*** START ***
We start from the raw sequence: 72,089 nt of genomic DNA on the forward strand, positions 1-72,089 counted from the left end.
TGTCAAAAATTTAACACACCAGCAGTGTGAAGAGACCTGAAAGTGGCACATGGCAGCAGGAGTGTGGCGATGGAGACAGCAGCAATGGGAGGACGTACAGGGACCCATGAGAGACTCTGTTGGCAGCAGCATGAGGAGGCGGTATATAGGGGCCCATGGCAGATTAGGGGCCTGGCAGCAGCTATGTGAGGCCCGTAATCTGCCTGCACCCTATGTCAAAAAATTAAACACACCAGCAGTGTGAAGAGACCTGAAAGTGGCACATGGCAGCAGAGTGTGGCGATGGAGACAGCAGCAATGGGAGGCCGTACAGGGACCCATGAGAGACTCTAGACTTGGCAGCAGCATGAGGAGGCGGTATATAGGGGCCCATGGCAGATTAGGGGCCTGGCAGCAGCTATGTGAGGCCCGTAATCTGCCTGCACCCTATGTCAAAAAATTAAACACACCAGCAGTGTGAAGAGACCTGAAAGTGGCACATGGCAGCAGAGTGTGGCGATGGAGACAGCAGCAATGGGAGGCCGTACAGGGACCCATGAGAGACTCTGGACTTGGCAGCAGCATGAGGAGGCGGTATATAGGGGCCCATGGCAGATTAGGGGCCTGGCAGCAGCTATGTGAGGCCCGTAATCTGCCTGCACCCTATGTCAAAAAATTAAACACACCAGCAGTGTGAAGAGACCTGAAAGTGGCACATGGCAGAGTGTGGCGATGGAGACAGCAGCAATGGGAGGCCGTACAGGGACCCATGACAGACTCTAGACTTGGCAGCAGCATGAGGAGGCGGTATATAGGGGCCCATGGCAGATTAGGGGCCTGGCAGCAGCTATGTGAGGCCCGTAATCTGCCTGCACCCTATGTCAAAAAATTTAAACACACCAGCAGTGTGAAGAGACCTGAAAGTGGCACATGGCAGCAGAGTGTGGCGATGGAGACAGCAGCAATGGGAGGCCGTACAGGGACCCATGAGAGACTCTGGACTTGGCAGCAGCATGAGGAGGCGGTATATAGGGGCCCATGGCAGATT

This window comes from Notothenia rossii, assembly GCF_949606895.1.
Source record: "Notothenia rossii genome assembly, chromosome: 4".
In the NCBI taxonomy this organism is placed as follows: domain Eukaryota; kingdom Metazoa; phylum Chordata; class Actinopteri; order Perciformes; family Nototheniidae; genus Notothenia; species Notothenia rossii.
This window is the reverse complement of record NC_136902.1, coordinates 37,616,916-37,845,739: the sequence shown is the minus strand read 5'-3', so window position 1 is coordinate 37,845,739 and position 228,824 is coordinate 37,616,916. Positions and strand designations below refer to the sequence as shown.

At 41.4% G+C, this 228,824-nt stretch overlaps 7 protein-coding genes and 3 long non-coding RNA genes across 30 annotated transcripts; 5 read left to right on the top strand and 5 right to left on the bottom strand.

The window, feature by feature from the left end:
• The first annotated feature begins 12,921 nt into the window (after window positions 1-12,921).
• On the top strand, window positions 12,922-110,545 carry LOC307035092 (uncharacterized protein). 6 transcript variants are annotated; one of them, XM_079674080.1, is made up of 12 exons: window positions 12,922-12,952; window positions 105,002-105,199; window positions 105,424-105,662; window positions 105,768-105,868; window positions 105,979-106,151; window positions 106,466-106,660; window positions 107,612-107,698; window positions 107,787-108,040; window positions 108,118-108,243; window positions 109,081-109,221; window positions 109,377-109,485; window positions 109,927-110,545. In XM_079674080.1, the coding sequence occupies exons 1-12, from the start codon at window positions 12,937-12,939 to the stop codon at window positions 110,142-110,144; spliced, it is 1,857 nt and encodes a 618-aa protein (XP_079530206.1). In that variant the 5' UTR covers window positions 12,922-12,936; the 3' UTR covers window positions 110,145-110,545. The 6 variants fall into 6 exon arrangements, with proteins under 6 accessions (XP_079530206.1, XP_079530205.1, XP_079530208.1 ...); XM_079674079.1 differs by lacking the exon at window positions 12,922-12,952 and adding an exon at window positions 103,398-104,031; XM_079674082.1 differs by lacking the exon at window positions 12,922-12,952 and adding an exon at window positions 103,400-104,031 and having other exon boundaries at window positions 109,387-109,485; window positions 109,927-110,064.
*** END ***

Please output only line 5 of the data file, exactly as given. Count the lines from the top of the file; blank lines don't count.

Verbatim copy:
In the NCBI taxonomy this organism is placed as follows: domain Eukaryota; kingdom Metazoa; phylum Chordata; class Actinopteri; order Perciformes; family Nototheniidae; genus Notothenia; species Notothenia rossii.